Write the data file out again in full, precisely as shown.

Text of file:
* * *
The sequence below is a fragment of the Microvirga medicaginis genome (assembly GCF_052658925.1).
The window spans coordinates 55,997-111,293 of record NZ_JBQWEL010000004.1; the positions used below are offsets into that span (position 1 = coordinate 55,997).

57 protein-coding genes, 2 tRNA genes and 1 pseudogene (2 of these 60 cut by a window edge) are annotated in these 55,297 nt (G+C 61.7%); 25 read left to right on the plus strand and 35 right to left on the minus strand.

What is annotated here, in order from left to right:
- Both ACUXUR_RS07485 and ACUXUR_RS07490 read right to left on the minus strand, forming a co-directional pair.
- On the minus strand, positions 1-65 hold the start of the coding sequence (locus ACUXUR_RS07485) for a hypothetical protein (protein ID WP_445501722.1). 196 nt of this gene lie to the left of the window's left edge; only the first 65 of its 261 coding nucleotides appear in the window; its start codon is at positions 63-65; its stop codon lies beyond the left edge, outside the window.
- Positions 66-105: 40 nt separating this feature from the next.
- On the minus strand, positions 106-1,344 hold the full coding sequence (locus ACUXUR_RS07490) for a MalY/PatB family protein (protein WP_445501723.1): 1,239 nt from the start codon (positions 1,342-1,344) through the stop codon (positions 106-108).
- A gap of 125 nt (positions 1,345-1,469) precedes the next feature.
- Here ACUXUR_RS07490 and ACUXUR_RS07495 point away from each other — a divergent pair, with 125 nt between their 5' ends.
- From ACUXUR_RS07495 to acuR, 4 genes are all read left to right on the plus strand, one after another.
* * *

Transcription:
The sequence below is a fragment of the Microvirga medicaginis genome (assembly GCF_052658925.1).
The window spans coordinates 55,997-111,293 of record NZ_JBQWEL010000004.1; the positions used below are offsets into that span (position 1 = coordinate 55,997).

57 protein-coding genes, 2 tRNA genes and 1 pseudogene (2 of these 60 cut by a window edge) are annotated in these 55,297 nt (G+C 61.7%); 25 read left to right on the plus strand and 35 right to left on the minus strand.

What is annotated here, in order from left to right:
- Both ACUXUR_RS07485 and ACUXUR_RS07490 read right to left on the minus strand, forming a co-directional pair.
- On the minus strand, positions 1-65 hold the start of the coding sequence (locus ACUXUR_RS07485) for a hypothetical protein (protein ID WP_445501722.1). 196 nt of this gene lie to the left of the window's left edge; only the first 65 of its 261 coding nucleotides appear in the window; its start codon is at positions 63-65; its stop codon lies beyond the left edge, outside the window.
- Positions 66-105: 40 nt separating this feature from the next.
- On the minus strand, positions 106-1,344 hold the full coding sequence (locus ACUXUR_RS07490) for a MalY/PatB family protein (protein WP_445501723.1): 1,239 nt from the start codon (positions 1,342-1,344) through the stop codon (positions 106-108).
- A gap of 125 nt (positions 1,345-1,469) precedes the next feature.
- Here ACUXUR_RS07490 and ACUXUR_RS07495 point away from each other — a divergent pair, with 125 nt between their 5' ends.
- From ACUXUR_RS07495 to acuR, 4 genes are all read left to right on the plus strand, one after another.